On the supply side, there have been several new entrants since the 2010 conference, including Hyosung (Gyeonggi-do, South Korea), that are on course to manufacture 8,000 metric tonnes (17.637 million lb) by 2020, estimates Roberts. SABIC (Riyadh, Saudi Arabia), he believes, will produce 5,000 metric tonnes (>11 million lb) by that same date, in Saudi Arabia and Italy, through its partnership with Montefibre SpA (Milan, Italy). He also called out Turkish manufacturer AKSA (Istanbul, Turkey), which recently formalized a joint venture with The Dow Chemical Co.’s (Midland, Mich.) European entity on Dec. 20, 2011, to commercialize carbon fiber products worldwide. Also new is a Toray Industries (Tokyo, Japan) line in South Korea; a Moses Lake, Wash., facility opened by SGL Automotive Carbon Fibers (Wiesbaden, Germany); Alabuga Fiber LLC (Tartarstan, Russia), which produces 1,500 metric tonnes (>3.3 million lb); and, he believes, an Iranian plant of unknown capacity. According to Roberts, “Every country wants a carbon fiber plant,” and more announcements will come from South Korea and South America before year’s end.
Roberts also reported that 18 companies in China claim to produce polyacrylonitrile (PAN) with a combined nameplate (maximum) capacity of 9,200 tonnes (nearly 20.3 million lb). Plants range, in theory, from 30 to 1,500 metric tonnes (66,140 to 3.3 million lb). Yet sources inside China say actual production is between 500 and 1,000 metric tonnes (1.1 million and 2.2 million lb). To address the glaring discrepancy, Roberts compared the reported 2010 market demand for carbon in China (9,785 metric tonnes/21.572 million lb) against reported imports of carbon fiber into that country (8,737 metric tonnes/19.262 million lb). The comparison of imports to demand shows that internal production is not yet meaningful. “The Chinese are currently working on improving the quality and performance of their fiber,” he stated.
Red is less enthusiastic than some about the adoption of carbon composites in cars: “It will be another decade before we see massive adoption of composites in automotive.” Representatives from Oak Ridge National Laboratory (ORNL, Oak Ridge, Tenn.) were more optimistic, in a preconference seminar on low-cost carbon fiber for the automotive market. ORNL is actively involved in several partnerships, including one with Dow, to explore the market for automotive carbon fiber made from alternative precursors, including lignin, olefin and polyethylene. And recent announcements of partnerships between carmakers and carbon producers portend an upsurge in automotive composites: General Motors (Detroit, Mich.) recently teamed with Teijin Ltd. (Tokyo, Japan) to push a part-per-minute process for carbon-fiber car parts, and a BMW and SGL Technologies GmbH (Wiesbaden, Germany) joint venture is already producing carbon fiber for two of BMW’s forthcoming battery-powered BMW electric commuter cars (see “SGL Automotive ….” under “Editor’s Picks,” at top right).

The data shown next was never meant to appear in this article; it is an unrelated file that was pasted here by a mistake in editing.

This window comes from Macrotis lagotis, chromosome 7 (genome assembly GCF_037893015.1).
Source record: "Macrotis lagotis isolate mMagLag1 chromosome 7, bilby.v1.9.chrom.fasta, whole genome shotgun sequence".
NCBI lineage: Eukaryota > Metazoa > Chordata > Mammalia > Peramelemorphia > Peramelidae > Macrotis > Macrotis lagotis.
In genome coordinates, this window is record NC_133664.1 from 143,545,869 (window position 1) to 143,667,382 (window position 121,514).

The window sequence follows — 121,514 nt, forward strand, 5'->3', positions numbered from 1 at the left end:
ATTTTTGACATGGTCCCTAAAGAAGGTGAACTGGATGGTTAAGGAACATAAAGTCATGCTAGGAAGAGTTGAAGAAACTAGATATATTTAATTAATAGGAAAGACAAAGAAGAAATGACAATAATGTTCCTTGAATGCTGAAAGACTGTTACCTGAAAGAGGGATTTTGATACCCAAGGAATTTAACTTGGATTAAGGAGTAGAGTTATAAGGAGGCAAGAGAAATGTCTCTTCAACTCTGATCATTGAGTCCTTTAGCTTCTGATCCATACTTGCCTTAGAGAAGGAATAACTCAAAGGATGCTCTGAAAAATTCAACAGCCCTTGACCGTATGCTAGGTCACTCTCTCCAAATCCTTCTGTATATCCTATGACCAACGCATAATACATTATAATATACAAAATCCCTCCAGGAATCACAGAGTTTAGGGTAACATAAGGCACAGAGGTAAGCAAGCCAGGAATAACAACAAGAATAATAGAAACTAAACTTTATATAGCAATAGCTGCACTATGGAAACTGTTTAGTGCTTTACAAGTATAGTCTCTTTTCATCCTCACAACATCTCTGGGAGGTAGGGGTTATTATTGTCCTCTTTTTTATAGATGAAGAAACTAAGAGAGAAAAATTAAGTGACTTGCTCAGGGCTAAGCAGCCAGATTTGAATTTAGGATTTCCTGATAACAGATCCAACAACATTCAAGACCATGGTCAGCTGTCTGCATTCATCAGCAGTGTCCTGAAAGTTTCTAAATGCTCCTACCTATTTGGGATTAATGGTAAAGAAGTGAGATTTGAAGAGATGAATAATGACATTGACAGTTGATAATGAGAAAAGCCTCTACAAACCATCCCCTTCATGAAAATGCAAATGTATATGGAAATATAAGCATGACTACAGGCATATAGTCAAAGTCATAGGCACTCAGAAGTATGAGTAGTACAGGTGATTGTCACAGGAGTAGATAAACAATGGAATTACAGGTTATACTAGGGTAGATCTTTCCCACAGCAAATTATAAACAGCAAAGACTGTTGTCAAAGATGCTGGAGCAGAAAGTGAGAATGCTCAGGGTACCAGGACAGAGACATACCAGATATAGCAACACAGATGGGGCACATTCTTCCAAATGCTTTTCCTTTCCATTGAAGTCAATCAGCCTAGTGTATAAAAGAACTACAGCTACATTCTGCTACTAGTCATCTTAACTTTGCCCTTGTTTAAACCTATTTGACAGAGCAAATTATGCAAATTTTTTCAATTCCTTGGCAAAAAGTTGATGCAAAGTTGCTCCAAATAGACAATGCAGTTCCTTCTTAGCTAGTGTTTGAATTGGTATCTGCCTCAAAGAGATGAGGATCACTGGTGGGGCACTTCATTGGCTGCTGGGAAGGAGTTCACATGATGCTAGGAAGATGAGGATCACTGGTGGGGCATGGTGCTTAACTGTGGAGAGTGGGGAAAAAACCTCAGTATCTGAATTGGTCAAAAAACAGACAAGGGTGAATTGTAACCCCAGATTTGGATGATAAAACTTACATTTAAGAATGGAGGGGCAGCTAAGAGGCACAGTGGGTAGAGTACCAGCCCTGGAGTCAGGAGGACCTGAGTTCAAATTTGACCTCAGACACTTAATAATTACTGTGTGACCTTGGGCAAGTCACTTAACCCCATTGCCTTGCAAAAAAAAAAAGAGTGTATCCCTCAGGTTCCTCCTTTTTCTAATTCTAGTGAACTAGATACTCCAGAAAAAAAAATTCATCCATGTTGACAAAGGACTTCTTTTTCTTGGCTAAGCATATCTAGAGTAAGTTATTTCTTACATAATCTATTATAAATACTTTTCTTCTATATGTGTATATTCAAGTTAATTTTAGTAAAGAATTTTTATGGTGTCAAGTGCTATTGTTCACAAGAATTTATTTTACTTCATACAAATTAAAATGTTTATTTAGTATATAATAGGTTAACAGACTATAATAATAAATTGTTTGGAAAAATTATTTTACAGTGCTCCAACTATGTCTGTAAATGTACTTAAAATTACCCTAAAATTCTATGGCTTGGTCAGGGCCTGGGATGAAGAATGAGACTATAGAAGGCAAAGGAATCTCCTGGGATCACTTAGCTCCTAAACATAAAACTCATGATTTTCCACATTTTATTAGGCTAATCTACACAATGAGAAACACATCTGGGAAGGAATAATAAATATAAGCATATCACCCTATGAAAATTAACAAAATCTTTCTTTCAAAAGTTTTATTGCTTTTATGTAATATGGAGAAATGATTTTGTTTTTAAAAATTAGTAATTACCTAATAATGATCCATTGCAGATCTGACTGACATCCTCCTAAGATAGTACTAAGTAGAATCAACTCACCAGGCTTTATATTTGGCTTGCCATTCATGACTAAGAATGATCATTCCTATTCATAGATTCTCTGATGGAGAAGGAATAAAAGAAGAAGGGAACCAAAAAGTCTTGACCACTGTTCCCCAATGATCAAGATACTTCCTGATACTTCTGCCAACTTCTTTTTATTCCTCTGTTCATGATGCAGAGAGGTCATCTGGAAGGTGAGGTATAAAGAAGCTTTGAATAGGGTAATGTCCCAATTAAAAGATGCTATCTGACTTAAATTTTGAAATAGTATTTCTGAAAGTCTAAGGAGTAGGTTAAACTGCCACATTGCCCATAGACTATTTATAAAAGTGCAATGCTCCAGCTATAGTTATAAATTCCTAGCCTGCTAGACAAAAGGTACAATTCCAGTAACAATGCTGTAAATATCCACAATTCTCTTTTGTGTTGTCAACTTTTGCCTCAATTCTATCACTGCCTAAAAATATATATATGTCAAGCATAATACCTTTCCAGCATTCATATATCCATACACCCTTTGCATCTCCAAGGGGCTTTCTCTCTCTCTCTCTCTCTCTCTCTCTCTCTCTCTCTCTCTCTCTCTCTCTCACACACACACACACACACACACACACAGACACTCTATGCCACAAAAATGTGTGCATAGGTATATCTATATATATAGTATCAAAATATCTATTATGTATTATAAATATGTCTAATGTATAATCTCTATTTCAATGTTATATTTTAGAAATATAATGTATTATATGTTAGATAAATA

Red forecasts that aerospace demand (Table 3) will increase by 180 percent during the next decade, with 95 percent of that fiber delivered as unidirectional or woven prepregs. For industrial components (Table 4), he predicts 310 percent growth, with energy applications dominating the space. Consumer applications (Table 5), a more mature market, will grow a mere 47 percent in the next 10 years. By 2020, says Red, industrial uses will dwarf all others, with wind energy, by far, the largest in that space.
Is there enough precursor?
The final presenter, Service, painted a less rosy picture of the coming decade. After he explained the fiber production process, including the various precursor solvent technologies employed, he reiterated Roberts’ and Red’s predictions that carbon fiber sales will increase to 80,000 or 90,000 metric tonnes (176.4 million to 198.4 million lb) by 2015, with major growth in the industrial sector. But he warned that because 2.2 lb of precursor is required to make 1 lb of carbon fiber, nearly 300,000 metric tonnes (661.4 million lb) would be required in 2015, almost double the output of 2011. Although global acrylonitrile production per year is 6 million metric tonnes (13.227 billion lb), the chemical is a necessary feedstock for many products. Further, its cost is steep, currently between $1,500 and $3,000 per metric tonne, which directly affects precursor cost. He estimates that it will take about $30 million to build a plant capable of 1,000 metric tonnes (2.2 million lb) of PAN precursor annually, and he’s unaware of any near-term plans for big new facilities or plant expansions. Given these precursor, realities, Service estimates that the per-pound cost is now $10.90, up 32 percent compared to 2001.
So … on to maturity, or a return to cyclical downturns for lack of capacity? That question has been asked every year for decades, Roberts points out. Greater use of carbon fiber now appears inevitable. How that demand will be met is unclear, but emerging fiber producers, fiber recycling efforts and fibers from alternative precursors might yet and forever smooth the ups and downs of the industry.
Brian Wang is a Futurist Thought Leader and a popular Science blogger with 1 million readers per month. His blog Nextbigfuture.com is ranked #1 Science News Blog. It covers many disruptive technology and trends including Space, Robotics, Artificial Intelligence, Medicine, Anti-aging Biotechnology, and Nanotechnology.
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